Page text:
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 Theatre

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Amairo
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PostSubject: Theatre   Sun Jul 07, 2013 9:20 pm

Traditional form of theatre

There are four major forms of traditional Japanese theater that are famous around the world. These are Noh, Kyogen, Kabuki, and Bunraku, or puppet theater.

Noh and Kyogen

The early existing Kyogen scripts date from the 14th century. Kyogen was used as an intermission between Noh acts — it linked the theme of the Noh play with the modern world by means of farce and slapstick. Noh was usually performed to the high level class, but there were occasions where Noh was preformed for common audiences. Unlike Noh, the performers of Kyogen do not wear masks, unless their role calls for physical transformation.
Both men and women were allowed to perform Kyogen until 1450.

Kabuki

The best known form of Japanese theatre is Kabuki. It was performed by Okunis. Perhaps its fame comes from the wild costumes and sword fights, which used real swords until the 1680s. Kabuki grew out of opposition to Noh — they wanted to shock the audience with more lively and timely stories. The first performance was in 1603.
Like Noh, however, over time Kabuki became not just performing in a new way, but a stylized art to be performed only a certain way.
As a matter of interest, the popular Gekidan Shinkansen, a theatrical troupe based in Tokyo today, insists it follows pure kabuki tradition by performing historical roles in a modern, noisy, and outlandish way — to shock the audience as kabuki intended, if you will. Whether or not they are kabuki, however, remains a matter of debate and personal opinion.
Kabuki is a type of theatre that combines music, drama, and dance.

Bunraku

Puppets and Bunraku were used in Japanese theatre as early as the Noh plays. Medieval records record the use of puppets actually in Noh plays. The puppets were 3- to 4-foot-tall (0.91 to 1.2 m) dolls that are manipulated by puppeteers in full view of the audience. The puppeteers controlling the legs and hands are dressed entirely in black, while the head puppeteer is wearing colorful clothing. Music and chanting is a popular convention of bunraku, and the shamisen player is usually considered to be the leader of the production.


Modern theatre

Japanese modern drama in the early 20th century, the 1900s, consisted of Shingeki (experimental Western-style theater), which employed naturalistic acting and contemporary themes in contrast to the stylized conventions of Kabuki and Noh. Hougetsu Shimamura and Kaoru Osanai were two figures influential in the development of shingeki.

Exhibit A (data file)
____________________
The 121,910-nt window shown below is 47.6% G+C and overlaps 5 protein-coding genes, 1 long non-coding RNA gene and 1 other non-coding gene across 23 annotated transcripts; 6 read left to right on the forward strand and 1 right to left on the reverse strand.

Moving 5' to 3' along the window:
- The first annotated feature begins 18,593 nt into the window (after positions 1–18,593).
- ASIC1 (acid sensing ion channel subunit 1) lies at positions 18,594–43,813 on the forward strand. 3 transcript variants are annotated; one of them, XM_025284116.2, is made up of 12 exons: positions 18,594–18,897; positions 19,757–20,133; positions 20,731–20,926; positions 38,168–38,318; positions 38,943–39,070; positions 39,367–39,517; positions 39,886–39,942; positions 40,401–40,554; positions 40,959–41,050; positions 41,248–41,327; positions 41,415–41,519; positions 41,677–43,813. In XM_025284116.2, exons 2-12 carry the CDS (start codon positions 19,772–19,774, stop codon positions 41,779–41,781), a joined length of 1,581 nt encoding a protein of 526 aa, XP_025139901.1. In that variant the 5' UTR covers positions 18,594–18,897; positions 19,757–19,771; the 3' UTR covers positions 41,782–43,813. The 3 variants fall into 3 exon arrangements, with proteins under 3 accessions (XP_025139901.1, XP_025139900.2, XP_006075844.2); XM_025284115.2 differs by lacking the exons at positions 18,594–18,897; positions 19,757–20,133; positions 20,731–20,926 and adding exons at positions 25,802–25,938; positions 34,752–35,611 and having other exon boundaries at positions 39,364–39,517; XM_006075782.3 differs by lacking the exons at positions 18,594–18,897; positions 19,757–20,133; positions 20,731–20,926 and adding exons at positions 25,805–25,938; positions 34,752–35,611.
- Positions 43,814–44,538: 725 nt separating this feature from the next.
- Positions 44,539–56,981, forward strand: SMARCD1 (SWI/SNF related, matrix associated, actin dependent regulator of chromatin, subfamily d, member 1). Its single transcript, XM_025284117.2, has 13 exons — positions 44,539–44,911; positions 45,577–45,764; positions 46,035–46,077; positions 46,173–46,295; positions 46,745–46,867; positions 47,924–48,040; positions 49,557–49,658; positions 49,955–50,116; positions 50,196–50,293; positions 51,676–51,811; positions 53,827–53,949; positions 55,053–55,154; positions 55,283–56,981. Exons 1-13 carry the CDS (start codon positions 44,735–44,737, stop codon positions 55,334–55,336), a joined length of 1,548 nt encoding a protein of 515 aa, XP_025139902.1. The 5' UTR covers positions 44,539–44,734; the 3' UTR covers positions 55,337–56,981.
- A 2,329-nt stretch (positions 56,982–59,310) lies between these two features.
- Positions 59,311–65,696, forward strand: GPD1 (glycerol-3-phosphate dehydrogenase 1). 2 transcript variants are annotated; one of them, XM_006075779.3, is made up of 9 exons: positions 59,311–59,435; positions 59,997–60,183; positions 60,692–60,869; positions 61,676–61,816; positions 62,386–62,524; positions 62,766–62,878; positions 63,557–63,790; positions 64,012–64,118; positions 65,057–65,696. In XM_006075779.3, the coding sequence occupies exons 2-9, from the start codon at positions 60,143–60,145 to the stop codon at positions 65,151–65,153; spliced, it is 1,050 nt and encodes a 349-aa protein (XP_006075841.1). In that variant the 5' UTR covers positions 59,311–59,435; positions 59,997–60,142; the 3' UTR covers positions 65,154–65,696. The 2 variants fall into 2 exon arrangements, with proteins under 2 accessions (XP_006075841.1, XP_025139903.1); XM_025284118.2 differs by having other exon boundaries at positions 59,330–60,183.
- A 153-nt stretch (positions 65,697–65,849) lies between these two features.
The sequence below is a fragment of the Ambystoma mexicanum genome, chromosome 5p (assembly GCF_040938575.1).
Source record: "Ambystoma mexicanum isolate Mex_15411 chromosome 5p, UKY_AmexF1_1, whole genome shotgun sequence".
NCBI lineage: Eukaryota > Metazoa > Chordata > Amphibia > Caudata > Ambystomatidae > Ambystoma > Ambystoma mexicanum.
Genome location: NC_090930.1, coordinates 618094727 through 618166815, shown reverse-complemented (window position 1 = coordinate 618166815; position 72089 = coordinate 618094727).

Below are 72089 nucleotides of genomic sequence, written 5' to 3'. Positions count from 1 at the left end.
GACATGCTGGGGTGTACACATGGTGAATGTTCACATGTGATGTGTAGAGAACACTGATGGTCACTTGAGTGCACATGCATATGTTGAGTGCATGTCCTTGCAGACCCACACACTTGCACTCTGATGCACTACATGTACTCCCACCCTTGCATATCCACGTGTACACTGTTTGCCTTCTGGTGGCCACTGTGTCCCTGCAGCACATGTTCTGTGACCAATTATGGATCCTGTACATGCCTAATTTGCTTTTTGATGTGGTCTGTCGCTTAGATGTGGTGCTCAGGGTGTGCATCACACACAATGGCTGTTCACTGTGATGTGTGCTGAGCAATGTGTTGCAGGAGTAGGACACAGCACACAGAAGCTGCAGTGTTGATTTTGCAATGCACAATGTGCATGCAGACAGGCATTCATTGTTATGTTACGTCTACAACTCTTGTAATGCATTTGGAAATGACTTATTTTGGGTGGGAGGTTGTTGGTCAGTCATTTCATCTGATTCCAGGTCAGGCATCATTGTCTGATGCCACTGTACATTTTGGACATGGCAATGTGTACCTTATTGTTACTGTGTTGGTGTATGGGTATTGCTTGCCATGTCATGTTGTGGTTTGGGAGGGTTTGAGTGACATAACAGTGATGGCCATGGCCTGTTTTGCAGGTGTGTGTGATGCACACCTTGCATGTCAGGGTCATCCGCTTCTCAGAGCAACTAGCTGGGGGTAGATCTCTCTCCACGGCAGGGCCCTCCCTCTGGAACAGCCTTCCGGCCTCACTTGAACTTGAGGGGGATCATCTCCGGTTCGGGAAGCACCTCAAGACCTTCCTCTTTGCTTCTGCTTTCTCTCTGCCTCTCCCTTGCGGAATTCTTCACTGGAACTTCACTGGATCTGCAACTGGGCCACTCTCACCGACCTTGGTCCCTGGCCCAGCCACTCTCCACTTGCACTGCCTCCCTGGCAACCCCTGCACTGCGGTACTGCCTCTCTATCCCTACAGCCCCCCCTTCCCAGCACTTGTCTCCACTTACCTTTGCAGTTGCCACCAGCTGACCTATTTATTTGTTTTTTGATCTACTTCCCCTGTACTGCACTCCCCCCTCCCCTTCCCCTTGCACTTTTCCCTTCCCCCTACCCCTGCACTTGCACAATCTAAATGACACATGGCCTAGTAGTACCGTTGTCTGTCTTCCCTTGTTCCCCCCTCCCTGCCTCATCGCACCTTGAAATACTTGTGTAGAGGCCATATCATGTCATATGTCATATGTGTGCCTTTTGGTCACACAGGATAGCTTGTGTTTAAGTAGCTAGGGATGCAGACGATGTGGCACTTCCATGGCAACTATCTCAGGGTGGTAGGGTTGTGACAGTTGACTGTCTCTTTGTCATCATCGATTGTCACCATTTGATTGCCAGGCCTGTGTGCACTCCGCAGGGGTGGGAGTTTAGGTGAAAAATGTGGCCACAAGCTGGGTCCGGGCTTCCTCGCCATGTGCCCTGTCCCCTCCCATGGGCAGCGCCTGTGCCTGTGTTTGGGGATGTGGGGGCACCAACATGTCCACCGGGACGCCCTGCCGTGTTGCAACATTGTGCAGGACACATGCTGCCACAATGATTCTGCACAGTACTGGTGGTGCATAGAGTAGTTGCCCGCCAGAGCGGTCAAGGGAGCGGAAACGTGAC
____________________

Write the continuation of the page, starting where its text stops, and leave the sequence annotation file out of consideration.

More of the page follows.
In the postwar period, there was a phenomenal growth in creative new dramatic works, which introduced fresh aesthetic concepts that revolutionized the orthodox modern theater. Challenging the realistic, psychological drama focused on "tragic historical progress" of the Western-derived shingeki, young playwrights broke with such accepted tenets as conventional stage space, placing their action in tents, streets, and open areas and, at the extreme, in scenes played out all over Tokyo.

Plots became increasingly complex, with play-within-a-play sequences, moving rapidly back and forth in time, and intermingling reality with fantasy. Dramatic structure was fragmented, with the focus on the performer, who often used a variety of masks to reflect different personae.

Playwrights returned to common stage devices perfected in Noh and Kabuki to project their ideas, such as employing a narrator, who could also use English for international audiences. Major playwrights in the 1980s were Kara Juro, Shimizu Kunio, and Betsuyaku Minoru, all closely connected to specific companies. In contrast, the fiercely independent Murai Shimako won awards throughout the world for her numerous works focusing on the Hiroshima bombing, which were frequently performed by only one or two actresses. In the 1980s, stagecraft was refined into a more sophisticated, complex format than in the earlier postwar experiments but lacked their bold critical spirit.

Tadashi Suzuki developed a unique method of performer training which integrated avant-garde concepts with classical Noh and Kabuki devices, an approach that became a major creative force in Japanese and international theater in the 1980s. Another highly original East-West fusion occurred in the inspired production Nastasya, taken from Dostoevsky's The Idiot, in which Bando Tamasaburo, a famed Kabuki onnagata (female impersonator), played the roles of both the prince and his fiancée.

Shi-Gekijo

The 1980s also encouraged the creation of the Sho-Gekijo, or literally, little theatre. This usually meant amateur theatrical troupes making plays designed to be seen by anyone and everyone — not necessarily as meaningful in nature as they were simply entertaining.
Some of the more philosophical playwrights and directors of that time which are still active today are Noda Hideki, Shouji Koukami and Keralino Sandorovich (a pen name for a Japanese playwright).
Popular sho-gekijo theatrical troupes include Nylon 100, Gekidan Shinkansen, Tokyo Sunshine Boys, and Halaholo Shangrila.
Recently, new generation of Sho-Gekijo artists who are labeled as the "Generation of the Lost Decade" or the "Generation of 2000s" are emerging. Principal artists among this generation are: Toshiki Okada, Shiro Maeda, Kuro Tanino, Daisuke Miura, Tomohiro Maekawa and so on.
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